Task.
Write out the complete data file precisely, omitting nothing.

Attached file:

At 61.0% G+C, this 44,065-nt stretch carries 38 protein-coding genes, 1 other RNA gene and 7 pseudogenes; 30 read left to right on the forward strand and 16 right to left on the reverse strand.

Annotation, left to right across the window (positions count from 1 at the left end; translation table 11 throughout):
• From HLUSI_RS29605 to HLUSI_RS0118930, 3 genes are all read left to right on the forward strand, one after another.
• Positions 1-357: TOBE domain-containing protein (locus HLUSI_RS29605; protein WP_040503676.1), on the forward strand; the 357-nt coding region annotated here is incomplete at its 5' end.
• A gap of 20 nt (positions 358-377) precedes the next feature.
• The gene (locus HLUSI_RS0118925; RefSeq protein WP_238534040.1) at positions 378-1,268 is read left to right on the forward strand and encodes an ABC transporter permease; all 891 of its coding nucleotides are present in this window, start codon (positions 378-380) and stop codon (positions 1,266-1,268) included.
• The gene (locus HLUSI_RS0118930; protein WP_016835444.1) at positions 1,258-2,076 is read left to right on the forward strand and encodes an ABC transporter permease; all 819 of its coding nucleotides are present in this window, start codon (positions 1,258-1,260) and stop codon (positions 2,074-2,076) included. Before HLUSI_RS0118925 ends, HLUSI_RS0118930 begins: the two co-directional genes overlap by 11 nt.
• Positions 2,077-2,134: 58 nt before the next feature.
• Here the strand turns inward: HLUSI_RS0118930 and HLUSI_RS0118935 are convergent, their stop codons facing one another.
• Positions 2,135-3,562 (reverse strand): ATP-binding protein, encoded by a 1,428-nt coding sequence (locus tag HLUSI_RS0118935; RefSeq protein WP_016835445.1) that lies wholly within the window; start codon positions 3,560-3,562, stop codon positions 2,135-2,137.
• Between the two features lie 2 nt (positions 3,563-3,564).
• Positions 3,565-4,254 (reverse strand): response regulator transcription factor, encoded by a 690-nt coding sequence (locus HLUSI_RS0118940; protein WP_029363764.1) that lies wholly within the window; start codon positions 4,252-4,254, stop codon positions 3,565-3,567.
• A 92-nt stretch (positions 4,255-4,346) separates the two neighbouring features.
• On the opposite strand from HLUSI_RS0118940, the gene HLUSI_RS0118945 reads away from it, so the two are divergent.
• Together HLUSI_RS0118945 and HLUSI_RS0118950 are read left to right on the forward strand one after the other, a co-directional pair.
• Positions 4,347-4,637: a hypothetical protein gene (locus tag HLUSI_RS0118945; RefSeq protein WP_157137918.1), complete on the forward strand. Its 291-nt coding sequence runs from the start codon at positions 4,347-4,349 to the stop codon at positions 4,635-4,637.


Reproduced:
At 61.0% G+C, this 44,065-nt stretch carries 38 protein-coding genes, 1 other RNA gene and 7 pseudogenes; 30 read left to right on the forward strand and 16 right to left on the reverse strand.

Annotation, left to right across the window (positions count from 1 at the left end; translation table 11 throughout):
• From HLUSI_RS29605 to HLUSI_RS0118930, 3 genes are all read left to right on the forward strand, one after another.
• Positions 1-357: TOBE domain-containing protein (locus HLUSI_RS29605; protein WP_040503676.1), on the forward strand; the 357-nt coding region annotated here is incomplete at its 5' end.
• A gap of 20 nt (positions 358-377) precedes the next feature.
• The gene (locus HLUSI_RS0118925; RefSeq protein WP_238534040.1) at positions 378-1,268 is read left to right on the forward strand and encodes an ABC transporter permease; all 891 of its coding nucleotides are present in this window, start codon (positions 378-380) and stop codon (positions 1,266-1,268) included.
• The gene (locus HLUSI_RS0118930; protein WP_016835444.1) at positions 1,258-2,076 is read left to right on the forward strand and encodes an ABC transporter permease; all 819 of its coding nucleotides are present in this window, start codon (positions 1,258-1,260) and stop codon (positions 2,074-2,076) included. Before HLUSI_RS0118925 ends, HLUSI_RS0118930 begins: the two co-directional genes overlap by 11 nt.
• Positions 2,077-2,134: 58 nt before the next feature.
• Here the strand turns inward: HLUSI_RS0118930 and HLUSI_RS0118935 are convergent, their stop codons facing one another.
• Positions 2,135-3,562 (reverse strand): ATP-binding protein, encoded by a 1,428-nt coding sequence (locus tag HLUSI_RS0118935; RefSeq protein WP_016835445.1) that lies wholly within the window; start codon positions 3,560-3,562, stop codon positions 2,135-2,137.
• Between the two features lie 2 nt (positions 3,563-3,564).
• Positions 3,565-4,254 (reverse strand): response regulator transcription factor, encoded by a 690-nt coding sequence (locus HLUSI_RS0118940; protein WP_029363764.1) that lies wholly within the window; start codon positions 4,252-4,254, stop codon positions 3,565-3,567.
• A 92-nt stretch (positions 4,255-4,346) separates the two neighbouring features.
• On the opposite strand from HLUSI_RS0118940, the gene HLUSI_RS0118945 reads away from it, so the two are divergent.
• Together HLUSI_RS0118945 and HLUSI_RS0118950 are read left to right on the forward strand one after the other, a co-directional pair.
• Positions 4,347-4,637: a hypothetical protein gene (locus tag HLUSI_RS0118945; RefSeq protein WP_157137918.1), complete on the forward strand. Its 291-nt coding sequence runs from the start codon at positions 4,347-4,349 to the stop codon at positions 4,635-4,637.